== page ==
Pharmaceutical firm MSD announced that it will close its Swords plant (pictured) by the end of 2017 resulting in the loss of 570 jobs. Picture: Laura Hutton/Photocall Ireland

New buyer is sought to save 570 MSD jobs

 Natalie Burke news@gazettegroup.com

There is hope for the 570 jobs at risk in north Dublin after it was revealed that local pharmaceutical company MSD is actively seeking a successor. The company had recently informed employees at its Swords facility of its proposed plan to cease operations at the site by the end of 2017. The closure would result in the loss of 570 jobs between now and the end of 2017. The recent announcement of optimism comes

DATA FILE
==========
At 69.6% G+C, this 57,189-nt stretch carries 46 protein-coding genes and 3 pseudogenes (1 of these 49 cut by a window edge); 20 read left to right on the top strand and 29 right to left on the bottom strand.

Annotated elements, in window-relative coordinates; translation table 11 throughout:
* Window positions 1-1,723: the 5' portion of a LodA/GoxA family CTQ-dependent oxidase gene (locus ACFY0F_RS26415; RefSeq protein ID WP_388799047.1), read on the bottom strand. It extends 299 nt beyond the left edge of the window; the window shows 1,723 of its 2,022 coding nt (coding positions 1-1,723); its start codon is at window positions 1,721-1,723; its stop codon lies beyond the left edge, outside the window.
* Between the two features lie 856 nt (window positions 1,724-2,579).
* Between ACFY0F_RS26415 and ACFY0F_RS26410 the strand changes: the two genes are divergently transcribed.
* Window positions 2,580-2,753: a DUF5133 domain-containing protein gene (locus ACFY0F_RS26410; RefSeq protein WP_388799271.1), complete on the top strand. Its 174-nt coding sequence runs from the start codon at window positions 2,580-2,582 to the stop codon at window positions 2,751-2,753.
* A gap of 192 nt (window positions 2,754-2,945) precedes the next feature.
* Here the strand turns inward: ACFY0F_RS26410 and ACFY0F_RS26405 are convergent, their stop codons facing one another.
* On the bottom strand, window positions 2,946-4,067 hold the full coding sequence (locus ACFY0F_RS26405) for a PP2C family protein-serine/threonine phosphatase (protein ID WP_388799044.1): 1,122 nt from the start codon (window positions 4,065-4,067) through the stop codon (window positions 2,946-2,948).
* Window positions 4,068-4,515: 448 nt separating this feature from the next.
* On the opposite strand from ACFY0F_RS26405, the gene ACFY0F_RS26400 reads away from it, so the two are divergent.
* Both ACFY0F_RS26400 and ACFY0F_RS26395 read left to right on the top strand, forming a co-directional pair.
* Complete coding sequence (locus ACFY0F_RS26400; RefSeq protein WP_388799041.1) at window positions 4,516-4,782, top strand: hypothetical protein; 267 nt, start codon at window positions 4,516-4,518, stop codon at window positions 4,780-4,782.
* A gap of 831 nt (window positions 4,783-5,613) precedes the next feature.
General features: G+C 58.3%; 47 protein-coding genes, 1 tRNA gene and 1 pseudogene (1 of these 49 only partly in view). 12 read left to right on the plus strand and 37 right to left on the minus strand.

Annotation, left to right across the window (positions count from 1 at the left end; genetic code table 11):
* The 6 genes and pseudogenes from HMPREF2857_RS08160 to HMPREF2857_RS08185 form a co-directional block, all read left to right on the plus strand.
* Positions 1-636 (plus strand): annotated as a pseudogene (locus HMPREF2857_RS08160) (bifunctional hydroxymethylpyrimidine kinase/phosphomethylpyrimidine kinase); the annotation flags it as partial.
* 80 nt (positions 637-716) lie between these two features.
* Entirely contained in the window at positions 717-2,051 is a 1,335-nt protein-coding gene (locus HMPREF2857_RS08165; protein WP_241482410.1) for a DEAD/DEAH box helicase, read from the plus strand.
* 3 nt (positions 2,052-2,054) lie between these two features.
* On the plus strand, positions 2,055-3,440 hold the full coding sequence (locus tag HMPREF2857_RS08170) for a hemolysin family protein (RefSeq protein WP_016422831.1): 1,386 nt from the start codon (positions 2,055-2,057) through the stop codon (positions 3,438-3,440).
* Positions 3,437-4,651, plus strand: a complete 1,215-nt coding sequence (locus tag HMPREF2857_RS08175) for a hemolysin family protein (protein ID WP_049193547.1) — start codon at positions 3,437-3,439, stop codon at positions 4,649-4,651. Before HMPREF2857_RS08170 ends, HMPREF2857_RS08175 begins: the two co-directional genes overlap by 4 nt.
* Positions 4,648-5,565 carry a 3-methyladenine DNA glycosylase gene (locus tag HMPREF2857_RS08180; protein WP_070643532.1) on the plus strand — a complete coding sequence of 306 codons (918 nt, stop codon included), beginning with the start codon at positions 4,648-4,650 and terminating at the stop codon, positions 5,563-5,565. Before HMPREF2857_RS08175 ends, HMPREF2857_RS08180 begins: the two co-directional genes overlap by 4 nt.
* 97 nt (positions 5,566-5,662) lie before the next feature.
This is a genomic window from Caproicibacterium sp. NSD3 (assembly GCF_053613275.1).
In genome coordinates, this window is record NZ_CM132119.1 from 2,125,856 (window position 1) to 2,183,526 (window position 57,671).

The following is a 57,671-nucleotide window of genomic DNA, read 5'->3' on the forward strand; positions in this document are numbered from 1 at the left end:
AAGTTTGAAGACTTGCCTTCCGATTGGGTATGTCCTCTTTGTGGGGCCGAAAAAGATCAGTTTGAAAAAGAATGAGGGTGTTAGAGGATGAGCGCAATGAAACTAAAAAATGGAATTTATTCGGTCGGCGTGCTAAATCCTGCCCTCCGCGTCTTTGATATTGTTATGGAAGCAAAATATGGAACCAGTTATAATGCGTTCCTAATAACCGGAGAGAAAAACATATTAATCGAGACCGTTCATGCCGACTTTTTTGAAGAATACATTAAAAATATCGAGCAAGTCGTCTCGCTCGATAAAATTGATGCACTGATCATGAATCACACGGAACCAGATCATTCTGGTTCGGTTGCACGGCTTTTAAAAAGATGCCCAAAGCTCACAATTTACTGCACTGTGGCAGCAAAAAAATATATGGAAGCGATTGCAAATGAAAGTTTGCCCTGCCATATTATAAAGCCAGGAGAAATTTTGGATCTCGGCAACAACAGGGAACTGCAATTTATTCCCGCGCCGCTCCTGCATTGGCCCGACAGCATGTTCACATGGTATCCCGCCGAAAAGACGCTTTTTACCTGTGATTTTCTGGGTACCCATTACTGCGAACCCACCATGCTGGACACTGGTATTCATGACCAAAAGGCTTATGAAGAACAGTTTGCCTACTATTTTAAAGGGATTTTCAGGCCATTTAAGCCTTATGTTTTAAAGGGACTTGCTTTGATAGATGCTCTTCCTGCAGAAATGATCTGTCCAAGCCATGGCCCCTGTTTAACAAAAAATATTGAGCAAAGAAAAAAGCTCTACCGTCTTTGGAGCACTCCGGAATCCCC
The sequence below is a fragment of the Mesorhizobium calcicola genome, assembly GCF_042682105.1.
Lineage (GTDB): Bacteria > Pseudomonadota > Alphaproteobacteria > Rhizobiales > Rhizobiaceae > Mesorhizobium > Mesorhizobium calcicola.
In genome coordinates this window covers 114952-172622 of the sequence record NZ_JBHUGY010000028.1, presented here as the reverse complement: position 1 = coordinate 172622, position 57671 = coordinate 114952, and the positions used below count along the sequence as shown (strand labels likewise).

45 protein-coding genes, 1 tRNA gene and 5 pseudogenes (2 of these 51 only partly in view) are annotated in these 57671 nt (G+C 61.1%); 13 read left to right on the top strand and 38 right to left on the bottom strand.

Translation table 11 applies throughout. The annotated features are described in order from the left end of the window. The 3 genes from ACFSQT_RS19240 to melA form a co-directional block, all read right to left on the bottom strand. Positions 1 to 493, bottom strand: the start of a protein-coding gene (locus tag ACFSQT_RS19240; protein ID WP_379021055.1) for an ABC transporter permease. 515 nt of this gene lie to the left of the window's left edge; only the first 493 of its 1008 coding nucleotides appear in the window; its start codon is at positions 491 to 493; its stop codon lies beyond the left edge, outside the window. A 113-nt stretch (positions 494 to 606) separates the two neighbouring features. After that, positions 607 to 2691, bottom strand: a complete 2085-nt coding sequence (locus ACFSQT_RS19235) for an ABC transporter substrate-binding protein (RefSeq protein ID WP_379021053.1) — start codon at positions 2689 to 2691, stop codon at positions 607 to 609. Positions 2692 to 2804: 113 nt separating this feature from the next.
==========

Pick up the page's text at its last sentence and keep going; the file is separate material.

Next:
after Fingal County Council held a meeting with MSD last week to discuss the future of the plant and its workers. According to the council, the pharmaceutical company believes its highly-skilled workforce and the diversity of potential business processes that can be accommodated within the plant footprint, are major selling points which will attract interest from prospective buyers. Management at MSD told the council that there are certain factors that are hoped to attract investment in the facility.

These factors include the facility’s strategic location and proximity to the national motorway network as well as to the airport and port tunnel. Its location places it in a prime position for accessing markets in Ireland or abroad, ensuring it will attract interest from a wide range of manufacturing and logistics-based firms. The continuous investment put into modernising the plant in recent years has also succeeded in making it a very attractive facility. Deputy Alan Farrell